A really long text

My friend asked my advice on a software business he is helping launch. He wanted me to check out their web site and offer my opinion. This morning I ripped through a few cups of coffee and did what he asked. Apparently the caffeine took over my brain and fingertips, because my response was the below ridiculously long text message. Since I know he’s reading this post I’ll confess this is an edited version for clarity – having re-read my rapid-fire response, I see it was at times nonsensical. Anyway, hopefully there is something in here you enjoy…

“1. You have good content but it gets a little long. People bail quickly on reading content unless its very crisp and to the point. Brevity is key.

2. Be very authentic and honest. Under-promise while over-delivering. Many businesses do the opposite these days, and people know that. And they are tired of it. Be a breath of fresh air in a world of b.s.

3. I think your “Our Story” page will be important as well. People like stories (again, if they are clearly authentic). Make it clear y’all are a small team. Don’t hide from that – highlight it! It’s to your advantage IMO that you aren’t some VC-backed firm with a technology that will apparently save the world and make us all happy like many software companies seem to want us to believe, but rather you are just a small team of a few people trying to help solve a common business problem with a simple technology.

Now keep in mind all of this comes without me asking millions of questions that would be necessary to ask for me to offer anything potentially more meaningful than this off-the-cuff, shoot-from-the-hip advice. So therefore I may be offering stupid advice. In addition to that, my opinion is just an opinion, and everybody has an opinion, and the more opinions you get the more susceptible to groupthink you will be. And groupthink is bad. It leads to mediocrity. I would suggest instead to just make decisions and try stuff to see what works and adjust as you go, because nobody has all of the facts and insight that you have have so their opinions are probably not really that useful in the end. Plus, asking lots of people for opinions is sometimes just a way to avoid starting. Just start. You’ll figure it out.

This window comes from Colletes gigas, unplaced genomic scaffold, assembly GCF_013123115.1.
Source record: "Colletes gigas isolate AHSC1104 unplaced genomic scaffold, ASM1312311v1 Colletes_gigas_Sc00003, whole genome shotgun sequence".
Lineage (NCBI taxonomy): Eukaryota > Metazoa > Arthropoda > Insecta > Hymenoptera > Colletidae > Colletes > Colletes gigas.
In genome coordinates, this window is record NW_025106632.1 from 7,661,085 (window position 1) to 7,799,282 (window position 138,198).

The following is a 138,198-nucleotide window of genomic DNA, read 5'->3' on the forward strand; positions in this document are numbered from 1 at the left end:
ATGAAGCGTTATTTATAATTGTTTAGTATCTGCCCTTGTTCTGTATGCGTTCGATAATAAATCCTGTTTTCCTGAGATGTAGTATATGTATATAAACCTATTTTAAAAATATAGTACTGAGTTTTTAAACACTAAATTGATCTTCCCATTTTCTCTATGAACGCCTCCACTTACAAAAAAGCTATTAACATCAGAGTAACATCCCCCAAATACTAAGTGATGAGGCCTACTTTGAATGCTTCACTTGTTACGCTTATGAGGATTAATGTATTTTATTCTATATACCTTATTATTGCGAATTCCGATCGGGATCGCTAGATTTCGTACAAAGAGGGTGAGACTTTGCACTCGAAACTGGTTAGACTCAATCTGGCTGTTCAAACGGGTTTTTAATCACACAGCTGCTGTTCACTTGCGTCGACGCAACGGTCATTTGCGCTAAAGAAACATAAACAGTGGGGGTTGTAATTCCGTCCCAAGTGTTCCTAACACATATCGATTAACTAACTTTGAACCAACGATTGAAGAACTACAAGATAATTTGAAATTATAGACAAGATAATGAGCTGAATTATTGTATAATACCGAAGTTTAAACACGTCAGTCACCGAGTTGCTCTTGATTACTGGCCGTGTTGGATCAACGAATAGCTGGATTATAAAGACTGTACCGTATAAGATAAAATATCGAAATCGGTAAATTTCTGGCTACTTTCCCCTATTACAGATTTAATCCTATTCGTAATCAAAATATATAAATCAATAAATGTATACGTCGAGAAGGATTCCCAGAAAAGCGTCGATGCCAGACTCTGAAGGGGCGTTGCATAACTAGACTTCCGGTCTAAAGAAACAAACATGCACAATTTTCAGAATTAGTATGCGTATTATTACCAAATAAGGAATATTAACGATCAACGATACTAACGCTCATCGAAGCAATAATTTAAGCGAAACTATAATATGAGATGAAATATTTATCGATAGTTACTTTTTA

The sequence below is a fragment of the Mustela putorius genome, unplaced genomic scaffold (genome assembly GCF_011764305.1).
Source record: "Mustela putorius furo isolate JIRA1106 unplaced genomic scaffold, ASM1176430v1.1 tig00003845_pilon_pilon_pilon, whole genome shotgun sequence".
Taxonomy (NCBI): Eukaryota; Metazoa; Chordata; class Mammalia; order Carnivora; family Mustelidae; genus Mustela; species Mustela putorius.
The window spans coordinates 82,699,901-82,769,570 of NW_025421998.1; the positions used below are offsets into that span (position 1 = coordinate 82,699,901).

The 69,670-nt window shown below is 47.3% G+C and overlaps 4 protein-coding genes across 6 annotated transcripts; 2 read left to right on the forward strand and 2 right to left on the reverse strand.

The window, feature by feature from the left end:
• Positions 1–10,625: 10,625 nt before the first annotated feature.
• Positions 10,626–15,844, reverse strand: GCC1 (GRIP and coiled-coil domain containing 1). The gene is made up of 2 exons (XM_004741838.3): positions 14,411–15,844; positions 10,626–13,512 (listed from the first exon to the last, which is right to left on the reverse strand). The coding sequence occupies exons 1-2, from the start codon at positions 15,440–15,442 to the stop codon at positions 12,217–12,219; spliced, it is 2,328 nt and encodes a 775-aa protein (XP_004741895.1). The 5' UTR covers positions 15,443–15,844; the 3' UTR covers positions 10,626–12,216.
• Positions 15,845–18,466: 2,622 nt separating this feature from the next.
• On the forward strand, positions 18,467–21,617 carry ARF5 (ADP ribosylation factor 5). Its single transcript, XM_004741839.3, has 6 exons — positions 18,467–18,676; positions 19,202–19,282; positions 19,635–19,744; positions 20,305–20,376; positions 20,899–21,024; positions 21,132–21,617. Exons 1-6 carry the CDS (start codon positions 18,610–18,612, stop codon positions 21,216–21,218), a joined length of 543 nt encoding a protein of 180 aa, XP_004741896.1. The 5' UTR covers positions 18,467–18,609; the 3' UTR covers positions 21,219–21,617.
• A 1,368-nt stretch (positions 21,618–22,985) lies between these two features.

We tried all sorts of stuff at Schedulefly early on from exhibiting at trade shows, to partnerships, to wearing ties and flying to L.A. to present to a large chain. It took us several years to figure out who we are, or, maybe I should say, who we AREN’T, so while we have very clear awareness of what works for us now, we damn sure didn’t early on. We had to try stuff and see what worked, as well as be honest with ourselves about whether we wanted to do certain things. And that was critical. I think we were pretty good early on at saying “this doesn’t feel right so lets stop doing it because it’s not what turns us on, and if we do stuff like trade shows – which we hate doing – then we’ll burn out and not enjoy this business.” So we stopped doing a half-ass job of the things we didn’t enjoy and weren’t good at, and focused all of our energy on the things we enjoy and are good at.

Take the long view and do it your way vs. following convention or how others say you should do it. That will be the difference between success and happiness or stress and frustration.

Sorry for sending the longest text anybody has ever sent.”

On another note, Luke is cranking out our next video, called “the pastry chef.” It’s a new format for us, focused on one staff member’s story and his passion for his work. You’ll see it here within a week.